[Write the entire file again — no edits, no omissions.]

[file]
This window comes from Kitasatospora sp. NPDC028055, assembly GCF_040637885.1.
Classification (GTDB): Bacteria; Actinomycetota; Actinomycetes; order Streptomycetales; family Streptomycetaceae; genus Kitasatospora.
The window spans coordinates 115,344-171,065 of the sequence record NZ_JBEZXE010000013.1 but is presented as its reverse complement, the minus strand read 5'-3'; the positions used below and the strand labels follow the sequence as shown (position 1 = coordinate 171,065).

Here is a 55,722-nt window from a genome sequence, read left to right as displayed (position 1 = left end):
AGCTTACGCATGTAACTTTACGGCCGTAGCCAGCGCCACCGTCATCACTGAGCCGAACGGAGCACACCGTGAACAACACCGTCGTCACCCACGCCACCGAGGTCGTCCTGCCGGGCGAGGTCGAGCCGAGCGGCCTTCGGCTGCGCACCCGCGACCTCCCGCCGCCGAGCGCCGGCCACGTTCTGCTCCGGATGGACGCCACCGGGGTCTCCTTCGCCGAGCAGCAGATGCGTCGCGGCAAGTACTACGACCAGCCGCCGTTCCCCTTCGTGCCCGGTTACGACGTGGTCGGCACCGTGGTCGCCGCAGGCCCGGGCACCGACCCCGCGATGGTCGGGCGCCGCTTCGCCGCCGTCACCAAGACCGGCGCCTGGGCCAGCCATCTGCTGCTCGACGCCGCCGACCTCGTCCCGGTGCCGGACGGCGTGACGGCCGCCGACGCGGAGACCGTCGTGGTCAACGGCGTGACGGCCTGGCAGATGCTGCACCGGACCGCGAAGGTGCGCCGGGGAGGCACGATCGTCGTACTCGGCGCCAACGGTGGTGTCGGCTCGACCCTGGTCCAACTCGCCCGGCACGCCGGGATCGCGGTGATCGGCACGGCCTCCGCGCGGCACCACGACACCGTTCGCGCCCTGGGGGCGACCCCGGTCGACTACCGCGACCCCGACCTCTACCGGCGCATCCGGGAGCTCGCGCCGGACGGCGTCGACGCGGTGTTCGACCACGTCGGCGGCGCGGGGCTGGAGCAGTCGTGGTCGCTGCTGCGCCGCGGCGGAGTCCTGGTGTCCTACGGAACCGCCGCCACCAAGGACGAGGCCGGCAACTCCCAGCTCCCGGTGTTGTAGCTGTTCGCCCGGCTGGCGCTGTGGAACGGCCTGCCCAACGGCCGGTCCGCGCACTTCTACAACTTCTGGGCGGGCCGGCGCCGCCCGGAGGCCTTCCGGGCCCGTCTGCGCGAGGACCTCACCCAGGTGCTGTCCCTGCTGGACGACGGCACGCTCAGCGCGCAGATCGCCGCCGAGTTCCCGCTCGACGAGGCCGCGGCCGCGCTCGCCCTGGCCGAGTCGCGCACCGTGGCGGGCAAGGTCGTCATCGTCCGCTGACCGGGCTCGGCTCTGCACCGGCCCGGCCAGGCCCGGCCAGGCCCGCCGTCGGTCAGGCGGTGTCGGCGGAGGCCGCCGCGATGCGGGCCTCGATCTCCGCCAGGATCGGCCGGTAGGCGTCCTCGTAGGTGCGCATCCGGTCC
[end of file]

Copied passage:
This window comes from Kitasatospora sp. NPDC028055, assembly GCF_040637885.1.
Classification (GTDB): Bacteria; Actinomycetota; Actinomycetes; order Streptomycetales; family Streptomycetaceae; genus Kitasatospora.
The window spans coordinates 115,344-171,065 of the sequence record NZ_JBEZXE010000013.1 but is presented as its reverse complement, the minus strand read 5'-3'; the positions used below and the strand labels follow the sequence as shown (position 1 = coordinate 171,065).

Here is a 55,722-nt window from a genome sequence, read left to right as displayed (position 1 = left end):
AGCTTACGCATGTAACTTTACGGCCGTAGCCAGCGCCACCGTCATCACTGAGCCGAACGGAGCACACCGTGAACAACACCGTCGTCACCCACGCCACCGAGGTCGTCCTGCCGGGCGAGGTCGAGCCGAGCGGCCTTCGGCTGCGCACCCGCGACCTCCCGCCGCCGAGCGCCGGCCACGTTCTGCTCCGGATGGACGCCACCGGGGTCTCCTTCGCCGAGCAGCAGATGCGTCGCGGCAAGTACTACGACCAGCCGCCGTTCCCCTTCGTGCCCGGTTACGACGTGGTCGGCACCGTGGTCGCCGCAGGCCCGGGCACCGACCCCGCGATGGTCGGGCGCCGCTTCGCCGCCGTCACCAAGACCGGCGCCTGGGCCAGCCATCTGCTGCTCGACGCCGCCGACCTCGTCCCGGTGCCGGACGGCGTGACGGCCGCCGACGCGGAGACCGTCGTGGTCAACGGCGTGACGGCCTGGCAGATGCTGCACCGGACCGCGAAGGTGCGCCGGGGAGGCACGATCGTCGTACTCGGCGCCAACGGTGGTGTCGGCTCGACCCTGGTCCAACTCGCCCGGCACGCCGGGATCGCGGTGATCGGCACGGCCTCCGCGCGGCACCACGACACCGTTCGCGCCCTGGGGGCGACCCCGGTCGACTACCGCGACCCCGACCTCTACCGGCGCATCCGGGAGCTCGCGCCGGACGGCGTCGACGCGGTGTTCGACCACGTCGGCGGCGCGGGGCTGGAGCAGTCGTGGTCGCTGCTGCGCCGCGGCGGAGTCCTGGTGTCCTACGGAACCGCCGCCACCAAGGACGAGGCCGGCAACTCCCAGCTCCCGGTGTTGTAGCTGTTCGCCCGGCTGGCGCTGTGGAACGGCCTGCCCAACGGCCGGTCCGCGCACTTCTACAACTTCTGGGCGGGCCGGCGCCGCCCGGAGGCCTTCCGGGCCCGTCTGCGCGAGGACCTCACCCAGGTGCTGTCCCTGCTGGACGACGGCACGCTCAGCGCGCAGATCGCCGCCGAGTTCCCGCTCGACGAGGCCGCGGCCGCGCTCGCCCTGGCCGAGTCGCGCACCGTGGCGGGCAAGGTCGTCATCGTCCGCTGACCGGGCTCGGCTCTGCACCGGCCCGGCCAGGCCCGGCCAGGCCCGCCGTCGGTCAGGCGGTGTCGGCGGAGGCCGCCGCGATGCGGGCCTCGATCTCCGCCAGGATCGGCCGGTAGGCGTCCTCGTAGGTGCGCATCCGGTCC